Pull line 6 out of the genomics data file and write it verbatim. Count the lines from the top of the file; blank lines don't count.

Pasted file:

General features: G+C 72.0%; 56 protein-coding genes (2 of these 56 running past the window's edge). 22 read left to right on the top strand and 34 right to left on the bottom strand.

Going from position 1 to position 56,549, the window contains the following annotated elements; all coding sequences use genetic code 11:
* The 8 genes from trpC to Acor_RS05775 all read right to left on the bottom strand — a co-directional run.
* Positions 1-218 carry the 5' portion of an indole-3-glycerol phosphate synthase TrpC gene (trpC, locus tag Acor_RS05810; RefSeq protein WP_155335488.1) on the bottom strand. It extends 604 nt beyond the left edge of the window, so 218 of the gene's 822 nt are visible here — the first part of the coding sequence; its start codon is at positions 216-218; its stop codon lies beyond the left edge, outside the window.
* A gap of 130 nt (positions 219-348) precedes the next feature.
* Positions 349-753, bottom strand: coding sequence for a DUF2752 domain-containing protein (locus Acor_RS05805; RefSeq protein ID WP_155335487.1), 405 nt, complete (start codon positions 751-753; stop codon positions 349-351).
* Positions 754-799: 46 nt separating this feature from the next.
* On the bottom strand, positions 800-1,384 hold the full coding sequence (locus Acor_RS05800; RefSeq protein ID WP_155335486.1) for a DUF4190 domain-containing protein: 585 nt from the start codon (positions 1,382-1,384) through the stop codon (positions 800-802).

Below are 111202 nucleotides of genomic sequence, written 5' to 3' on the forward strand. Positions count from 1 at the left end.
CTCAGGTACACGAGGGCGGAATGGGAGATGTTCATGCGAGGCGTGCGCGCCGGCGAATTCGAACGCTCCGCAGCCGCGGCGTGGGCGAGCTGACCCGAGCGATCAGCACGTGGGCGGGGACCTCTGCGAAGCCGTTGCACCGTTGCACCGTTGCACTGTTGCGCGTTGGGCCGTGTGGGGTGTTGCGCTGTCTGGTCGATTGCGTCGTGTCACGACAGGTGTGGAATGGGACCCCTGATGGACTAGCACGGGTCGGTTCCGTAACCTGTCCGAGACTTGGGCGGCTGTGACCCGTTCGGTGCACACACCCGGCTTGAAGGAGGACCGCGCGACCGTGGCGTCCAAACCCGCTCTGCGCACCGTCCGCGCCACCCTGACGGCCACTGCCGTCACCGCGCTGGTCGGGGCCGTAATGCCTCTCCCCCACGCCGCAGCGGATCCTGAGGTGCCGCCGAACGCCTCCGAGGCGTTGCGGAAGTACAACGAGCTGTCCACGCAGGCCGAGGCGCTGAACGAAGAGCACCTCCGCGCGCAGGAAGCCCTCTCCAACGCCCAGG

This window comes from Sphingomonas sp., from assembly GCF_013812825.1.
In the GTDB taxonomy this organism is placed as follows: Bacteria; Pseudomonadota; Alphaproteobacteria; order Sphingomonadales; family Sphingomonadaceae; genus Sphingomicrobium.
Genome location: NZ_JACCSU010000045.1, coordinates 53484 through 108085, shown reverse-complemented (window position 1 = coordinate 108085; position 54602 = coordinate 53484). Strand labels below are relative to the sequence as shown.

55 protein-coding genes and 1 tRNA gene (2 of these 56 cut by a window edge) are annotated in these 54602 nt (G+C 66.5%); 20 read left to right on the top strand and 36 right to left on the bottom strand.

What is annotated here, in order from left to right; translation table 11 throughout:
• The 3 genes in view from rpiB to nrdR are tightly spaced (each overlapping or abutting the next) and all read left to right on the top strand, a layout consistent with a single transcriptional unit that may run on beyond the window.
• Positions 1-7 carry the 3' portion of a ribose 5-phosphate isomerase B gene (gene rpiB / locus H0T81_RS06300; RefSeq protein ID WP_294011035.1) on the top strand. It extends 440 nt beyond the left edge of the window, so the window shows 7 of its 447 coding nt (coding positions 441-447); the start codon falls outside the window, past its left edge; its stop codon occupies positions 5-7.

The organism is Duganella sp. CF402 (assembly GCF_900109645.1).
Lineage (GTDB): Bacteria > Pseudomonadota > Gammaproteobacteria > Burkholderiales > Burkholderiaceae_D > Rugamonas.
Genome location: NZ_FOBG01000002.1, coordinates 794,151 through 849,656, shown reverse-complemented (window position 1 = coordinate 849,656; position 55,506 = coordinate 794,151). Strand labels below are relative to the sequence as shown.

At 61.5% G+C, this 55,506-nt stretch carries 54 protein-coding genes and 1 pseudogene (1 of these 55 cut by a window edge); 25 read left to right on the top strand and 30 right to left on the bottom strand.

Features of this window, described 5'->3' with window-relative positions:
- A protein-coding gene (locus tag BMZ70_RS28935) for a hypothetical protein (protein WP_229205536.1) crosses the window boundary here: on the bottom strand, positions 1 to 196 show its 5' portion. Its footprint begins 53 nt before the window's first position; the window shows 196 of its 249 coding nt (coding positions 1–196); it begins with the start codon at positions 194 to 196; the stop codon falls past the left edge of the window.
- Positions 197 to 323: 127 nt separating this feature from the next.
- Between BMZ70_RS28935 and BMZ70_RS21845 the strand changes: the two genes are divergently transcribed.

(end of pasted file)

* Positions 349-753, bottom strand: coding sequence for a DUF2752 domain-containing protein (locus Acor_RS05805; RefSeq protein ID WP_155335487.1), 405 nt, complete (start codon positions 751-753; stop codon positions 349-351).